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Lakerc wrote:

Folks, there is no "one size fits all" solution to the problem. TMF Pixy said it all at the first post that you need to try to get enough information (just don't let the information gathering turn into a 4 year process that leaves you uninsurable) for you to make your own determination of what you estimate to be the best approach for your situation (often referred to as a problem, leaving your assets at risk or potentailly stranding your at home spouse with little or no money). Some of the factors to consider have already been brought out by previous posters to this thread (passionately and honestly I might add).
LTC insurance can provide some relief (if you can afford it)(most people can by using interest earned off of principal and not affecting monthly income, that is where you will have to get the money anyway if you need care also known as a "funding strategy) and you get it in writing that the policy covers dementia (they have to in order to be admitted by the Department of insurance especially stated in the tq vs. ntq paperwork)
(the AARP document stated that 48% of nursing home patients have some form of dementia). Even so, LTC
insurance typically will pay about 1/2 to 2/3 of the costs (not true LTC coverage will pay what you want it to pay a good policy is designed with your budget, assets and health in mind), so you will still need to have some assets available (this depends on your philosophy of insuring some people have a 0$ deductible on their auto insurance and liked to have a rental car delivered to the scene of the accident).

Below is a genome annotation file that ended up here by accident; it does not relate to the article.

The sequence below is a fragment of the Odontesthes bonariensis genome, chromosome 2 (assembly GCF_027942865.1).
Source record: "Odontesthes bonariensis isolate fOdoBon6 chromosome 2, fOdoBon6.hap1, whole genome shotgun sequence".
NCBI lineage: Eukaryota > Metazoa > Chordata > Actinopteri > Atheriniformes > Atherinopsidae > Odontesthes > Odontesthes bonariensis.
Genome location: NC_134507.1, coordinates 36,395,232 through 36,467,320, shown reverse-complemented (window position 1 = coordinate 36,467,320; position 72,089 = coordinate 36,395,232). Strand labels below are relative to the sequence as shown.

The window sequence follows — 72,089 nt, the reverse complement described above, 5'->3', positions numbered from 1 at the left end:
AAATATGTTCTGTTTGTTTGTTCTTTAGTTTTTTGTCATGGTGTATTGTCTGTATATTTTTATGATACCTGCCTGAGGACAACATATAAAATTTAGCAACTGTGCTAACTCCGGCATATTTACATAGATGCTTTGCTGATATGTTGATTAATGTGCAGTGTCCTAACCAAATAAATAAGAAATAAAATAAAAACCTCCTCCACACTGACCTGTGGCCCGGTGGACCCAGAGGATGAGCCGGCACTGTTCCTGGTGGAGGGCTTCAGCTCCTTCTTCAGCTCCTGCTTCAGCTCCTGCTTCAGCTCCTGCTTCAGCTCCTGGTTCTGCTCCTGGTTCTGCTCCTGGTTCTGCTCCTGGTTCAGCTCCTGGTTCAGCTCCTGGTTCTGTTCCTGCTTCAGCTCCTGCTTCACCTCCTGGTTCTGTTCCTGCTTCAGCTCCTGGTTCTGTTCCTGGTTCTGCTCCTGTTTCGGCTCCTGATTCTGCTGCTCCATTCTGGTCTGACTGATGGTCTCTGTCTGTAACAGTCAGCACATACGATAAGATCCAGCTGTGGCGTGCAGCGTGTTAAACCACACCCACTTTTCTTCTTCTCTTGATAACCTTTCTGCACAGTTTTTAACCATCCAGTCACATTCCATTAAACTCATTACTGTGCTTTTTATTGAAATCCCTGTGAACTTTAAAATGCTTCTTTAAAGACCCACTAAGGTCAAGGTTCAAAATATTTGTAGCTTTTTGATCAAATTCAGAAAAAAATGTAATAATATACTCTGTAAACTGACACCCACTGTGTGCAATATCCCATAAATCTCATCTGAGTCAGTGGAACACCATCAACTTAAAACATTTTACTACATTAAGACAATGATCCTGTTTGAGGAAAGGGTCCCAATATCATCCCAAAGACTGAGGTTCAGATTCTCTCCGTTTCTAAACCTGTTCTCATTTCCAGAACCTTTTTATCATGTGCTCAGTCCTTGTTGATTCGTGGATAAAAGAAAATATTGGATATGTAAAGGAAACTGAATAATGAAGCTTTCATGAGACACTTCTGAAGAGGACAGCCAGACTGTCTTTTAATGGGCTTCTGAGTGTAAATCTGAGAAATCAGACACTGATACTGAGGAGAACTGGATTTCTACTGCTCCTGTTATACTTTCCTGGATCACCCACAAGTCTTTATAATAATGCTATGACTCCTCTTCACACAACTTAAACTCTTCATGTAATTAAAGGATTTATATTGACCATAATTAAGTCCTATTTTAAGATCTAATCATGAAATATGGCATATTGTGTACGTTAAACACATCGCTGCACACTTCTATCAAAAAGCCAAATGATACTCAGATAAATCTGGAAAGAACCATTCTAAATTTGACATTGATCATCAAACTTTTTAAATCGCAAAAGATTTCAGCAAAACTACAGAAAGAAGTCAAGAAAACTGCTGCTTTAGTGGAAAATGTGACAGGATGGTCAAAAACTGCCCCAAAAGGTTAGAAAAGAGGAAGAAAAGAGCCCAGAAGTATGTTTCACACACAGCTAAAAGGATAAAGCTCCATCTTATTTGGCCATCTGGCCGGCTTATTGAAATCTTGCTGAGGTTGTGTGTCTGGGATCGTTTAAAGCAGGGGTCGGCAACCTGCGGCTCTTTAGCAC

statement that nobody will want to spend the rest of their life in a nursing home (most people do not it is custodial care that people need), agreed, but the facts are that the
great majority of the residents of nursing homes leave with a sheet over their face (this is true however, 40% of all people in under a "plan of care" in a long term care environment are under the age of 65, this is not skilled care only either). With regard to irrevocable trusts,
they have their own problems (riddled with problems most importantly loss of control of assets). If considering that approach, do not select a family member, attorney, or any individual (this would eliminate the human race) for the responsibility as trustee. The legal landscape is littered with cases of individual trustees who willfully or ineptly emptied the trust of its assets. Only use an established bank (never use a Bank, I can refer you to Dr. James M. Bayless if you like he will be more than happy to tell you about the contents of and his mothers home and assets that B of A took upon her death) or trust company. BTW, I am not affiliated with any of the previous parties. My wife is a beneficiary of a non-revocable trust established by her father
(now deceased from Alzheimers complications, so we have some war stories that I won't get into here), and we
have done plenty of research to see what our options are (your options are simple you buy insurance so you do not have to go through any of this it is that simple). Short answer: none, except to petition the court for achange of trustee.
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